Life, photography and philosophy at 1:87 scale…

Life, photography and philosophy at 1:87 scale…

Life, photography and philosophy at 1:87 scale…

Natural Trees: From the Craft Store or Your Back Yard

As far as I can tell, there are two different kinds of pre-manufactured trees on the market. First there are the kind that look like crap; think of the old “Life Like” trees that looked like they’d be more at home on grandma’s Christmas village than on a railroad. The second kind are good looking, but pricey- and you always need way more trees than you think. So here’s a solution that allows you to build your own trees from a natural material. The first material I used is called “Candy Tuft” which was purchased at Michaels Craft store. It comes in a variety of colors, but I found “natural” to be the best looking. I think a bundle cost something like $5.00 and yielded enough sprigs to build about 15 nice-sized trees. There is one important thing to be aware of, particularly if you plan on flocking your trees. Candy Tuft is not particularly rigid and heavy branches can be pulled down by gravity. I'd suggest if you want to make bigger trees you attach some floral wire with CA glue before painting. This can help your trees keep their shape over the long run. The second material is the dried flowers of the sedum or “stonecrop” plant. It is a very common, decorative succulent that is easy to grow in your own back yard.

The Candy Tuft after being un-bundled. The hopper in the picture gives you a sense of scale. This bunch cost about $5.00 so you can afford to pick up several.

After removing the long stems and separating the individual stalks, you’re left with a good amount of material to work with.

Here is a single stalk straight out of the bundle. You can get an idea of the scale when compared to the HO scale figure.

You will need to remove all of the little leaves on each sprig. They occur everywhere a branch splits and become progressively smaller as you work your way up.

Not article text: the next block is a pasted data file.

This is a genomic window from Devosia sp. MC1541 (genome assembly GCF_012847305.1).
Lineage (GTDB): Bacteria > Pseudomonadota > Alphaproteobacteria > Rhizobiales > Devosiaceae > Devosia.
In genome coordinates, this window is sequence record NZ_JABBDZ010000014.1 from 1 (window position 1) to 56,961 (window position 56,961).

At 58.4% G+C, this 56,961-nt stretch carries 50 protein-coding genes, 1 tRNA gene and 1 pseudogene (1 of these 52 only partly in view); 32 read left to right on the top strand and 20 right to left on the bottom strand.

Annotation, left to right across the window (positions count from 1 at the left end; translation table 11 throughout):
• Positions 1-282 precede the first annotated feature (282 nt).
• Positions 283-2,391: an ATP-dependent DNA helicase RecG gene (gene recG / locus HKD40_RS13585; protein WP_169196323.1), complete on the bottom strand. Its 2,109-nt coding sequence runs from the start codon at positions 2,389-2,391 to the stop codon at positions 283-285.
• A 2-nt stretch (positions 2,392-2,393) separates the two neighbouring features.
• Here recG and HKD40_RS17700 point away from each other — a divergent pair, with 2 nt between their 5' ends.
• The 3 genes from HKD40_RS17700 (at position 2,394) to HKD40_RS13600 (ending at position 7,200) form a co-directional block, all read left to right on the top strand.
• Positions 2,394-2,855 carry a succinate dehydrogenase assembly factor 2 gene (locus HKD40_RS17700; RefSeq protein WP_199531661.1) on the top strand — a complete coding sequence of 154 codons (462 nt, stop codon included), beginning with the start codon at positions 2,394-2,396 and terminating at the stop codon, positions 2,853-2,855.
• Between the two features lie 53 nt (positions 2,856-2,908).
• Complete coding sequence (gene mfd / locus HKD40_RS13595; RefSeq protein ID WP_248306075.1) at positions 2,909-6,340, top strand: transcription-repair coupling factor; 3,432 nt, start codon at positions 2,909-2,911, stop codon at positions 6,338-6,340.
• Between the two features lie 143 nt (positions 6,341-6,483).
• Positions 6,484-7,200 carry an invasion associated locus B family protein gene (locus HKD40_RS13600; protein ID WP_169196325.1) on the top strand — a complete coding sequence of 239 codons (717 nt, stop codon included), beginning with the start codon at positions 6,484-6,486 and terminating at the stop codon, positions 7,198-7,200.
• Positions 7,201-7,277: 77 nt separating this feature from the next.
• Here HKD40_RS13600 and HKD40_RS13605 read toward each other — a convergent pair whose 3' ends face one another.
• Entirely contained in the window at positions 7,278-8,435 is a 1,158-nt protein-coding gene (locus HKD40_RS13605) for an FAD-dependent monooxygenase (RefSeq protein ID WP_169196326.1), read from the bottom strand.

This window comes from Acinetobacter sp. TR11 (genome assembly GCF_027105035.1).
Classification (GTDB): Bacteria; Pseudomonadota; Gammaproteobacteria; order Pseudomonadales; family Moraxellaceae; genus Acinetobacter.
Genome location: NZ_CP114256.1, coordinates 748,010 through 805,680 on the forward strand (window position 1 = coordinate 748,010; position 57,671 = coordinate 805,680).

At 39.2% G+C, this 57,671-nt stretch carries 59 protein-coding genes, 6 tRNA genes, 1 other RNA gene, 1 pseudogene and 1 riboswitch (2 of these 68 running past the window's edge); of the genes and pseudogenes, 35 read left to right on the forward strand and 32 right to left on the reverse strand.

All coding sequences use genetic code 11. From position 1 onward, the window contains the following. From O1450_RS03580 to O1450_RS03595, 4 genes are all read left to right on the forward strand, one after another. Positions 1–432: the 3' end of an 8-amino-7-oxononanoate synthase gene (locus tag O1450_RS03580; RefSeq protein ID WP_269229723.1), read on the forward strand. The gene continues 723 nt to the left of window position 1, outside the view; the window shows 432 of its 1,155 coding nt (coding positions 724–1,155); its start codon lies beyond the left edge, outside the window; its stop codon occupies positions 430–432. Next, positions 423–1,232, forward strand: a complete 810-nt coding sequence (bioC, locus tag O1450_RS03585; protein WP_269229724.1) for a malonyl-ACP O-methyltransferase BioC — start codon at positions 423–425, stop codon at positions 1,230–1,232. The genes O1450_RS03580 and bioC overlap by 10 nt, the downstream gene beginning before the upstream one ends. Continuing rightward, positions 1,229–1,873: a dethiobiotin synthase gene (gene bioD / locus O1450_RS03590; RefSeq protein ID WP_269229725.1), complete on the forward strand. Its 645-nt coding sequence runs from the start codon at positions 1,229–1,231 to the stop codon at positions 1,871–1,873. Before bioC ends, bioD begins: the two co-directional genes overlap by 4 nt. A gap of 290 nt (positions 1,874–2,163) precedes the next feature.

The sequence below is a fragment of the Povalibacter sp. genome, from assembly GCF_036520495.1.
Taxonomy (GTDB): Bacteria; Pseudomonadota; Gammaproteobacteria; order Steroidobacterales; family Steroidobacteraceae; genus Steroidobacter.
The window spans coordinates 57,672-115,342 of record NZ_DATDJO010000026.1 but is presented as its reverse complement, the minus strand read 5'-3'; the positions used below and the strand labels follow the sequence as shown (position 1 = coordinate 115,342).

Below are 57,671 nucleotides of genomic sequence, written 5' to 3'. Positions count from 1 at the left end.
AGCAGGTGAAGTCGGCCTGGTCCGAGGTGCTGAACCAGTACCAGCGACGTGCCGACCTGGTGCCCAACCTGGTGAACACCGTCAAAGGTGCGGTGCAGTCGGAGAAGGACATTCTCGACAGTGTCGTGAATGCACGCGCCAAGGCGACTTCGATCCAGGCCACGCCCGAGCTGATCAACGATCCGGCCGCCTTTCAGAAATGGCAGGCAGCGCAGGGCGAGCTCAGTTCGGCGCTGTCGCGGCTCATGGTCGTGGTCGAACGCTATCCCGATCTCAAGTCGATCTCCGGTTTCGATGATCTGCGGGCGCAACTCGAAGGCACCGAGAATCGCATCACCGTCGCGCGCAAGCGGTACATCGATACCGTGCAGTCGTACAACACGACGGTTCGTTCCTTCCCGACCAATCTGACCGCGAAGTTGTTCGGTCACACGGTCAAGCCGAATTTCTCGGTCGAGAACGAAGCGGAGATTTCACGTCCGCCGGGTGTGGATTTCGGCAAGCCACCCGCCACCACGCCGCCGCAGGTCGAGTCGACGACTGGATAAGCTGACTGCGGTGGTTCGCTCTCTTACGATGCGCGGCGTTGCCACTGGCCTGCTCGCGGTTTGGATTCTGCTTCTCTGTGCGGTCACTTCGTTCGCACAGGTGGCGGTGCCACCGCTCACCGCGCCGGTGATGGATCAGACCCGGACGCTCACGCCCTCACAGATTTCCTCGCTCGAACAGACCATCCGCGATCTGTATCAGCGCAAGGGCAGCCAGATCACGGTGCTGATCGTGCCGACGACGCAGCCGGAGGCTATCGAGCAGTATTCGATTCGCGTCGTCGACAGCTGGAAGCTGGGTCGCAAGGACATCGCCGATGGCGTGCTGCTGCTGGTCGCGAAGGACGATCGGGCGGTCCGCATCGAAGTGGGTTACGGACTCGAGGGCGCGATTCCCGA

Here I’ve removed all of the little leaves that were attached to the sprig. Sometimes they would pull right off, but occasionally I had to use a small scissors to clip them.

A bunch of sprigs planted gives you a sense of what an open forest might look like. Without too much work they might work as a forest tree, but they are too airy and open for a field tree.

These trees were sprayed with a variety of different color paints to see what could be accomplished. Of course if you wanted to model the fall, the natural color of the candy tuft might just work.

Using florist tape, I bundled several sprigs together to make them appear fuller and more substantial. These have also had some flocking sprinkled on the tops to fill them out even more.

This is Sedum, or stonecrop, growing in my back yard. It is a very hardy plant that grows to be about 18” inches tall. Typically they start flowering in mid summer, and it’s the flower that we want.

Here is a close-up of the sedum flower. I’ve found that it’s best to leave these plants alone and harvest the flowers just before spring. This gives them a chance to fully dry and harden over winter.

More to come!

More to come!

More to come!

More to come!

More to come!

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